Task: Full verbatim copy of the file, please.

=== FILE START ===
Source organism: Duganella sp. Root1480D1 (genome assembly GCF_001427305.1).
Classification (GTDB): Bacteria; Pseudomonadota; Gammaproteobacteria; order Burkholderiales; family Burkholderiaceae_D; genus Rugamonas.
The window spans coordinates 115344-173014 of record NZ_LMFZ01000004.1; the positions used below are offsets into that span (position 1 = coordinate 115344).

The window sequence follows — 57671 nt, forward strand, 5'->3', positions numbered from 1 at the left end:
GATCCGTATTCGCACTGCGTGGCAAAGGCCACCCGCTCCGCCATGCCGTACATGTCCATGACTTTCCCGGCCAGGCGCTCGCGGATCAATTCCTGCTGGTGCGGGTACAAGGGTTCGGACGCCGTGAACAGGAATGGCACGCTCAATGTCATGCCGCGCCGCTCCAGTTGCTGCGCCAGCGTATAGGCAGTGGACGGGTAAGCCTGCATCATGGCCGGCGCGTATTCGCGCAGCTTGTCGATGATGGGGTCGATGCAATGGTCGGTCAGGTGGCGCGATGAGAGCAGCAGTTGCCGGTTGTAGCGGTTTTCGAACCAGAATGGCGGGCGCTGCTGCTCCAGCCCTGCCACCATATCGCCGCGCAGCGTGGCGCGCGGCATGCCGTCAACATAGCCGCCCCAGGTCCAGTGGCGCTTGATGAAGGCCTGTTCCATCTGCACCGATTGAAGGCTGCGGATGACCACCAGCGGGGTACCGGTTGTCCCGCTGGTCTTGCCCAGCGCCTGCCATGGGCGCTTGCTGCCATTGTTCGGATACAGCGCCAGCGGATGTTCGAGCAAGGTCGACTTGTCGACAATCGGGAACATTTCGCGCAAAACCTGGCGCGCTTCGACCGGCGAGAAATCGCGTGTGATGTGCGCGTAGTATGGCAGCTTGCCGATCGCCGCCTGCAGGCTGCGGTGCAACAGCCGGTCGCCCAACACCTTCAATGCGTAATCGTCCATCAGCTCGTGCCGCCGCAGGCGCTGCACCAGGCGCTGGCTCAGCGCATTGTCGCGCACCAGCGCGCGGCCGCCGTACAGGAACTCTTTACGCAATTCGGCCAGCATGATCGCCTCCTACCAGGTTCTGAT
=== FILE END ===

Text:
Source organism: Duganella sp. Root1480D1 (genome assembly GCF_001427305.1).
Classification (GTDB): Bacteria; Pseudomonadota; Gammaproteobacteria; order Burkholderiales; family Burkholderiaceae_D; genus Rugamonas.
The window spans coordinates 115344-173014 of record NZ_LMFZ01000004.1; the positions used below are offsets into that span (position 1 = coordinate 115344).

The window sequence follows — 57671 nt, forward strand, 5'->3', positions numbered from 1 at the left end:
GATCCGTATTCGCACTGCGTGGCAAAGGCCACCCGCTCCGCCATGCCGTACATGTCCATGACTTTCCCGGCCAGGCGCTCGCGGATCAATTCCTGCTGGTGCGGGTACAAGGGTTCGGACGCCGTGAACAGGAATGGCACGCTCAATGTCATGCCGCGCCGCTCCAGTTGCTGCGCCAGCGTATAGGCAGTGGACGGGTAAGCCTGCATCATGGCCGGCGCGTATTCGCGCAGCTTGTCGATGATGGGGTCGATGCAATGGTCGGTCAGGTGGCGCGATGAGAGCAGCAGTTGCCGGTTGTAGCGGTTTTCGAACCAGAATGGCGGGCGCTGCTGCTCCAGCCCTGCCACCATATCGCCGCGCAGCGTGGCGCGCGGCATGCCGTCAACATAGCCGCCCCAGGTCCAGTGGCGCTTGATGAAGGCCTGTTCCATCTGCACCGATTGAAGGCTGCGGATGACCACCAGCGGGGTACCGGTTGTCCCGCTGGTCTTGCCCAGCGCCTGCCATGGGCGCTTGCTGCCATTGTTCGGATACAGCGCCAGCGGATGTTCGAGCAAGGTCGACTTGTCGACAATCGGGAACATTTCGCGCAAAACCTGGCGCGCTTCGACCGGCGAGAAATCGCGTGTGATGTGCGCGTAGTATGGCAGCTTGCCGATCGCCGCCTGCAGGCTGCGGTGCAACAGCCGGTCGCCCAACACCTTCAATGCGTAATCGTCCATCAGCTCGTGCCGCCGCAGGCGCTGCACCAGGCGCTGGCTCAGCGCATTGTCGCGCACCAGCGCGCGGCCGCCGTACAGGAACTCTTTACGCAATTCGGCCAGCATGATCGCCTCCTACCAGGTTCTGAT